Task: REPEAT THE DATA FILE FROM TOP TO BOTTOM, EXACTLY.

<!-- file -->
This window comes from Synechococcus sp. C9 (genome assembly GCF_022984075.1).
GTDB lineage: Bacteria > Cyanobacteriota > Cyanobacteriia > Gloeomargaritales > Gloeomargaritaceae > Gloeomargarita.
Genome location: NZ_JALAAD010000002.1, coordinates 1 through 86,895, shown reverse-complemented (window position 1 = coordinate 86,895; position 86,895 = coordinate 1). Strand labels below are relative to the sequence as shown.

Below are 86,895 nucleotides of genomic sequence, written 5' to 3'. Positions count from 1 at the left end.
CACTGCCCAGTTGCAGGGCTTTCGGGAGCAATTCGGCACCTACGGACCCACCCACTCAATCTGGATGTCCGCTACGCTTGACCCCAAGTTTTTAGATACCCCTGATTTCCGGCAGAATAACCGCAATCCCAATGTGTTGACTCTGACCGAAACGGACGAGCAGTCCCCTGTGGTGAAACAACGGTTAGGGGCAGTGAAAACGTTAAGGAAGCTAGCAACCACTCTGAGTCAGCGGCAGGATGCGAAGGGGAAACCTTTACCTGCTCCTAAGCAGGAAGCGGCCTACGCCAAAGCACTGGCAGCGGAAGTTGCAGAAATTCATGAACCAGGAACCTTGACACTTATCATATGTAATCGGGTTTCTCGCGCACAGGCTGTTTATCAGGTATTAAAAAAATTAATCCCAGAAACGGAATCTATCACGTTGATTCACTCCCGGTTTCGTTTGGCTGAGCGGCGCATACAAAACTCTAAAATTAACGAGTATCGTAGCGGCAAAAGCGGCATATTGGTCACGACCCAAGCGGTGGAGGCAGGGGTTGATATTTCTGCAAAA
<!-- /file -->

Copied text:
This window comes from Synechococcus sp. C9 (genome assembly GCF_022984075.1).
GTDB lineage: Bacteria > Cyanobacteriota > Cyanobacteriia > Gloeomargaritales > Gloeomargaritaceae > Gloeomargarita.
Genome location: NZ_JALAAD010000002.1, coordinates 1 through 86,895, shown reverse-complemented (window position 1 = coordinate 86,895; position 86,895 = coordinate 1). Strand labels below are relative to the sequence as shown.

Below are 86,895 nucleotides of genomic sequence, written 5' to 3'. Positions count from 1 at the left end.
CACTGCCCAGTTGCAGGGCTTTCGGGAGCAATTCGGCACCTACGGACCCACCCACTCAATCTGGATGTCCGCTACGCTTGACCCCAAGTTTTTAGATACCCCTGATTTCCGGCAGAATAACCGCAATCCCAATGTGTTGACTCTGACCGAAACGGACGAGCAGTCCCCTGTGGTGAAACAACGGTTAGGGGCAGTGAAAACGTTAAGGAAGCTAGCAACCACTCTGAGTCAGCGGCAGGATGCGAAGGGGAAACCTTTACCTGCTCCTAAGCAGGAAGCGGCCTACGCCAAAGCACTGGCAGCGGAAGTTGCAGAAATTCATGAACCAGGAACCTTGACACTTATCATATGTAATCGGGTTTCTCGCGCACAGGCTGTTTATCAGGTATTAAAAAAATTAATCCCAGAAACGGAATCTATCACGTTGATTCACTCCCGGTTTCGTTTGGCTGAGCGGCGCATACAAAACTCTAAAATTAACGAGTATCGTAGCGGCAAAAGCGGCATATTGGTCACGACCCAAGCGGTGGAGGCAGGGGTTGATATTTCTGCAAAA